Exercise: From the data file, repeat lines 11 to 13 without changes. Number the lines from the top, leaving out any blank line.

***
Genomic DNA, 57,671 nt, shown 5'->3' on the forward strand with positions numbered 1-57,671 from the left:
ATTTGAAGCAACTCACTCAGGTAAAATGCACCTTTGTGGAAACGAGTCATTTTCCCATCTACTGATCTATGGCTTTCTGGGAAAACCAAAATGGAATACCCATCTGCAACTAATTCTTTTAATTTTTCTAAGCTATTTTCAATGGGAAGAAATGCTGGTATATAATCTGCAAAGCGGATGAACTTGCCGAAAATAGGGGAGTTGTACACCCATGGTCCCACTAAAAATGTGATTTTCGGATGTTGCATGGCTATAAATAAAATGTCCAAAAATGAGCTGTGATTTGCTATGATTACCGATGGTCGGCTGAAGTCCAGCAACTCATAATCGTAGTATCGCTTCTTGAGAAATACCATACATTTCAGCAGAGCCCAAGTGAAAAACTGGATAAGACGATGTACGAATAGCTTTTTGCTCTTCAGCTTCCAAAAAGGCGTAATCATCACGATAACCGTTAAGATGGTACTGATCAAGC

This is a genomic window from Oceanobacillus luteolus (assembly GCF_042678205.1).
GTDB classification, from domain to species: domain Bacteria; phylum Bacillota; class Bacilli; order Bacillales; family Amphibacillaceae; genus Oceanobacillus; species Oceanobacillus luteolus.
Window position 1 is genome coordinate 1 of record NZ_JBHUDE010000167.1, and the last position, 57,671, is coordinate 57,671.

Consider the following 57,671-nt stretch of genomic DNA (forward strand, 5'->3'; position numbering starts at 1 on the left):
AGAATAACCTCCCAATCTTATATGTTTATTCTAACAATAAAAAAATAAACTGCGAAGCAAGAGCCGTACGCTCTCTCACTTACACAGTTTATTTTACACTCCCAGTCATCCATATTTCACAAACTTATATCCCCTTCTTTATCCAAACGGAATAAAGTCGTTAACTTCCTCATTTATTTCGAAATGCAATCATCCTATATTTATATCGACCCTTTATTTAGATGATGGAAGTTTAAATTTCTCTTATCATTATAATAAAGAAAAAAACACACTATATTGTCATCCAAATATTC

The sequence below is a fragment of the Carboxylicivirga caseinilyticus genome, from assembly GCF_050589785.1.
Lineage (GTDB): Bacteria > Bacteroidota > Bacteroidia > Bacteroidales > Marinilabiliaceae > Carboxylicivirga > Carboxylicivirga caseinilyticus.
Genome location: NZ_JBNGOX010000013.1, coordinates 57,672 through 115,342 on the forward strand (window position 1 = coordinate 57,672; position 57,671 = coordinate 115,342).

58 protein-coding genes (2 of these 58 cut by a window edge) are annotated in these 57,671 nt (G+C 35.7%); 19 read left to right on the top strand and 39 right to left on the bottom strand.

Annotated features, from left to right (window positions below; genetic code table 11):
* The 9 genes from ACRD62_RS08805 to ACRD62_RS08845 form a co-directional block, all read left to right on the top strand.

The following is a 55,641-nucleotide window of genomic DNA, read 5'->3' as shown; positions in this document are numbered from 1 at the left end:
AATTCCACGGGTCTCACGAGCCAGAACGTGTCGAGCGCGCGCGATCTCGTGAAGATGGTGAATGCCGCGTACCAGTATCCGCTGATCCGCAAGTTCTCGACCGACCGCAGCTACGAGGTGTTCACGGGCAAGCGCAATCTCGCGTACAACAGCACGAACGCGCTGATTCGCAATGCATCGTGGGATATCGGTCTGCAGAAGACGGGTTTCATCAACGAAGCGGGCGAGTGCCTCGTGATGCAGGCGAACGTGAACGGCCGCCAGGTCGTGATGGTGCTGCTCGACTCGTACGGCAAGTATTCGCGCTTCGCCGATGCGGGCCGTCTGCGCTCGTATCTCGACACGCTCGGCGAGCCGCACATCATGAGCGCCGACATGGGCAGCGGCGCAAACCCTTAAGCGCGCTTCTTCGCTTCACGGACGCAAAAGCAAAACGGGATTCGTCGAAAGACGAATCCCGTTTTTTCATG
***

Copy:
58 protein-coding genes (2 of these 58 cut by a window edge) are annotated in these 57,671 nt (G+C 35.7%); 19 read left to right on the top strand and 39 right to left on the bottom strand.

Annotated features, from left to right (window positions below; genetic code table 11):
* The 9 genes from ACRD62_RS08805 to ACRD62_RS08845 form a co-directional block, all read left to right on the top strand.